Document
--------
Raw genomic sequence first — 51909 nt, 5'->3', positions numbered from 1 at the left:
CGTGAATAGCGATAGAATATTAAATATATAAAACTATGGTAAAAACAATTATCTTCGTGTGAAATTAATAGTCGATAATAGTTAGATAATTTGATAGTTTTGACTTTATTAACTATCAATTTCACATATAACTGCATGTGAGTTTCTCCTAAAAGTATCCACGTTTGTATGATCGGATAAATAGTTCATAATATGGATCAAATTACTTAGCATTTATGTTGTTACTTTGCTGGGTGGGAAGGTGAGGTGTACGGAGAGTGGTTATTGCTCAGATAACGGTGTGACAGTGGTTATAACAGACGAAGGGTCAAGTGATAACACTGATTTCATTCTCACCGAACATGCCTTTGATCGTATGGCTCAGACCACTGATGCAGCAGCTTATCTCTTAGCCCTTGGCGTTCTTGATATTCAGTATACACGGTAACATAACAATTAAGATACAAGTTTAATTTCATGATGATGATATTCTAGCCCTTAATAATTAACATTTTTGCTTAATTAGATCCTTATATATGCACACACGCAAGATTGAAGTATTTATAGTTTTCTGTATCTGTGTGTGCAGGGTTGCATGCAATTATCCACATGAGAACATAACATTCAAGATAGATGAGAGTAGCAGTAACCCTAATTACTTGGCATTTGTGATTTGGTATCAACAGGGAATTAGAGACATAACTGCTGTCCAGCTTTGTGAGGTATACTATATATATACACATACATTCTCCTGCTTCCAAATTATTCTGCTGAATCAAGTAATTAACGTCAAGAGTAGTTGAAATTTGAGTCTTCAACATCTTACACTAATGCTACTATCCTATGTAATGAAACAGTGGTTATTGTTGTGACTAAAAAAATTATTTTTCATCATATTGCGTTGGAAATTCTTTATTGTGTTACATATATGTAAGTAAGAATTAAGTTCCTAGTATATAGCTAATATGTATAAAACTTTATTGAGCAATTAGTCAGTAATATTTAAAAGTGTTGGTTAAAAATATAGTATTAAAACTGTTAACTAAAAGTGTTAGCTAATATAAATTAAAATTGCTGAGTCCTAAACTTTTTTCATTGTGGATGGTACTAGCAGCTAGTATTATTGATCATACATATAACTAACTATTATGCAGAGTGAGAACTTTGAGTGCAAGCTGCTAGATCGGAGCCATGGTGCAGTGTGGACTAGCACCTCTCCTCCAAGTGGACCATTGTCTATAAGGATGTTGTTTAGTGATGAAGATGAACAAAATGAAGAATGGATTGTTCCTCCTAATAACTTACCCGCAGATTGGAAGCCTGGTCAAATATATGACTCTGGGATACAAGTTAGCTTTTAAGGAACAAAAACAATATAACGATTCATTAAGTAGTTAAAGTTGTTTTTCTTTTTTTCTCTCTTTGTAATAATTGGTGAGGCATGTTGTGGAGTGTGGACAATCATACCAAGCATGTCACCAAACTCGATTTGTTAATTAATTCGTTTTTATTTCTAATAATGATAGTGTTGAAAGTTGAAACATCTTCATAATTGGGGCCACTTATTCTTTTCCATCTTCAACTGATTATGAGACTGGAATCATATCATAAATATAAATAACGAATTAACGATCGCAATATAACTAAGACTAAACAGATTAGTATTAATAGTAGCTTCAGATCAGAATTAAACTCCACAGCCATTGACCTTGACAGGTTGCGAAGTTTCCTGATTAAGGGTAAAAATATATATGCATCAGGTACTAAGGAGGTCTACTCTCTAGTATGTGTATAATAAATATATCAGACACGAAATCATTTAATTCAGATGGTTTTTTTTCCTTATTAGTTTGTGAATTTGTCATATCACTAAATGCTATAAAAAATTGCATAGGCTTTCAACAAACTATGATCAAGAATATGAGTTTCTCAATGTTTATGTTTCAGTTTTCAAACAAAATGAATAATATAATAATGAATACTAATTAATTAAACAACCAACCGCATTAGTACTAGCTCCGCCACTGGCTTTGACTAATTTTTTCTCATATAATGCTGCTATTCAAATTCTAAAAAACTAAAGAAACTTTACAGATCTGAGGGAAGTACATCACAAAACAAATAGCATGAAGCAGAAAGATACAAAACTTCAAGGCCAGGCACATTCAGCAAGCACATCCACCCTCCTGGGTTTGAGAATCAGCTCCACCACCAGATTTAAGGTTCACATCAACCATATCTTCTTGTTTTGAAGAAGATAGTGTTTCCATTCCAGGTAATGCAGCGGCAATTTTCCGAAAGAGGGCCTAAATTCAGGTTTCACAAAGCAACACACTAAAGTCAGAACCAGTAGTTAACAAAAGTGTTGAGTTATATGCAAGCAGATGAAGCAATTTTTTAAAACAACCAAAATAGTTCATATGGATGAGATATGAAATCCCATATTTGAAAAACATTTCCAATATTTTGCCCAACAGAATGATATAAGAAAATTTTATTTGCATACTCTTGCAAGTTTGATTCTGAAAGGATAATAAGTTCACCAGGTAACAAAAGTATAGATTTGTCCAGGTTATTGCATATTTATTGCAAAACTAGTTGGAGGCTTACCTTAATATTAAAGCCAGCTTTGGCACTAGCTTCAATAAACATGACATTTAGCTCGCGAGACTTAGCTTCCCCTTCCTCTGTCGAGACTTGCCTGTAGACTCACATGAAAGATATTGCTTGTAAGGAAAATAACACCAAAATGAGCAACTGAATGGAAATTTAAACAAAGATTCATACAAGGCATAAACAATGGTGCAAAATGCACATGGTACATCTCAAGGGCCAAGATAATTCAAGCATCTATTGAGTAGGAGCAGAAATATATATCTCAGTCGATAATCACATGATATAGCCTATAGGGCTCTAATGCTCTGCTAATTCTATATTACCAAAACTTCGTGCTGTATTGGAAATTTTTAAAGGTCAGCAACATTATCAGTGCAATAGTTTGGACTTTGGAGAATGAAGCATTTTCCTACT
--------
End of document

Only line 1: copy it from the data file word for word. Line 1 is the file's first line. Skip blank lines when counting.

Raw genomic sequence first — 51909 nt, 5'->3', positions numbered from 1 at the left: